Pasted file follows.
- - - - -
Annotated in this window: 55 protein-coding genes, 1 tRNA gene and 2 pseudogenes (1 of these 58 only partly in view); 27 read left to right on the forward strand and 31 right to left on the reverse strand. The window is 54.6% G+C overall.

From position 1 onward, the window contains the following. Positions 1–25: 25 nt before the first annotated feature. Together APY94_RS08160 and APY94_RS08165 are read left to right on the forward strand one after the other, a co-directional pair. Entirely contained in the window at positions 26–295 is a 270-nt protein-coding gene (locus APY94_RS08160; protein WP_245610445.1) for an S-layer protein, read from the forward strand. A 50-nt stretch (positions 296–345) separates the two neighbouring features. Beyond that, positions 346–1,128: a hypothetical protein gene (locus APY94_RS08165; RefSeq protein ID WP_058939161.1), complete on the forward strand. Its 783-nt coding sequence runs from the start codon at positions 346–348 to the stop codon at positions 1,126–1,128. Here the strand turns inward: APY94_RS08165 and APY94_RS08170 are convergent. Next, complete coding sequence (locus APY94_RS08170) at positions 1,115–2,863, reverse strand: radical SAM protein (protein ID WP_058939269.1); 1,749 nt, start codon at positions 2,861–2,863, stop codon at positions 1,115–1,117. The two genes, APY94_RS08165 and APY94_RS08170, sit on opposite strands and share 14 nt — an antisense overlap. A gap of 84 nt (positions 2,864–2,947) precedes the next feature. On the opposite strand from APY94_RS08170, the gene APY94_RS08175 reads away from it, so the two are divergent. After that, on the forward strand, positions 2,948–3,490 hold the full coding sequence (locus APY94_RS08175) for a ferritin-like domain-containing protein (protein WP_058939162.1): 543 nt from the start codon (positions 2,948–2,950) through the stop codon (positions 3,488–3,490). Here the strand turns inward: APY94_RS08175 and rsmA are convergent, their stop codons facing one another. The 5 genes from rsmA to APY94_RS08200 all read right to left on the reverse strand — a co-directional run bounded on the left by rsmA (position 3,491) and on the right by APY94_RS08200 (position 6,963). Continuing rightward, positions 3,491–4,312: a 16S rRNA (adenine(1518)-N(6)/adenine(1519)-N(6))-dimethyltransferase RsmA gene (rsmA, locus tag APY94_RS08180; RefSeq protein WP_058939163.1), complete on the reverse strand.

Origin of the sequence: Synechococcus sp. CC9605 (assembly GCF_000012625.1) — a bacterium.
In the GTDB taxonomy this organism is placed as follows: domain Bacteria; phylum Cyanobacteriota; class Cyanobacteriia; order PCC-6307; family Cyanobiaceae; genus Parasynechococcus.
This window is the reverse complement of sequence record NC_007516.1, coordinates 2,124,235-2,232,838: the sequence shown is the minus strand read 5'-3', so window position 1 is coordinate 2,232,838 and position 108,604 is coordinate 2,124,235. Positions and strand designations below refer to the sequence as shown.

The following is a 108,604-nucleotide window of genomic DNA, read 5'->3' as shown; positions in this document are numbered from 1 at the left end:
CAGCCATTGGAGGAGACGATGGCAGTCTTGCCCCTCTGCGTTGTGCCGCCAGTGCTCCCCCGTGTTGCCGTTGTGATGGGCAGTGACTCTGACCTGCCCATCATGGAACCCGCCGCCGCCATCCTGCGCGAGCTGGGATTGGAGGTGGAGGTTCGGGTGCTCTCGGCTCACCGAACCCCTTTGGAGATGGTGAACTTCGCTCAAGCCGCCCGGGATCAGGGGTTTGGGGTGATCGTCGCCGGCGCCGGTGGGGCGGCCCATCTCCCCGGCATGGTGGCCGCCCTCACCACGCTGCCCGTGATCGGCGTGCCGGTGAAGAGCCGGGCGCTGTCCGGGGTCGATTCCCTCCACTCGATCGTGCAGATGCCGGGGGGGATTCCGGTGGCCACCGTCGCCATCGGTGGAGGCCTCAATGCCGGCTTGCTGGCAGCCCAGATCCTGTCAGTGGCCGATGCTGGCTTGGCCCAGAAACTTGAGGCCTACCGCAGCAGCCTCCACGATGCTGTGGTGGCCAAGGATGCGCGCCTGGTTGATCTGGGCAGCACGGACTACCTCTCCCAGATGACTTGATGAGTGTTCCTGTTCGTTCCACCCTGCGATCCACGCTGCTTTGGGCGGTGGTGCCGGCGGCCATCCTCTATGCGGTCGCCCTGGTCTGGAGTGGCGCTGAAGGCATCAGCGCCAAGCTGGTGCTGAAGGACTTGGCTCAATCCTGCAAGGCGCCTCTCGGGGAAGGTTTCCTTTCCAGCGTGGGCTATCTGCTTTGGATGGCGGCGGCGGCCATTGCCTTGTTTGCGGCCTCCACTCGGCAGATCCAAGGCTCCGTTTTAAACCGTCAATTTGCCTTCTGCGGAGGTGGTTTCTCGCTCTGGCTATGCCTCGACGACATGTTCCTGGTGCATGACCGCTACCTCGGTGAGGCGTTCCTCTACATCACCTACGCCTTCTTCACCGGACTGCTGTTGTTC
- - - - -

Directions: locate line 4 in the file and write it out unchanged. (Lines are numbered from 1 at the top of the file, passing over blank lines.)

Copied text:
In the GTDB taxonomy this organism is placed as follows: domain Bacteria; phylum Cyanobacteriota; class Cyanobacteriia; order PCC-6307; family Cyanobiaceae; genus Parasynechococcus.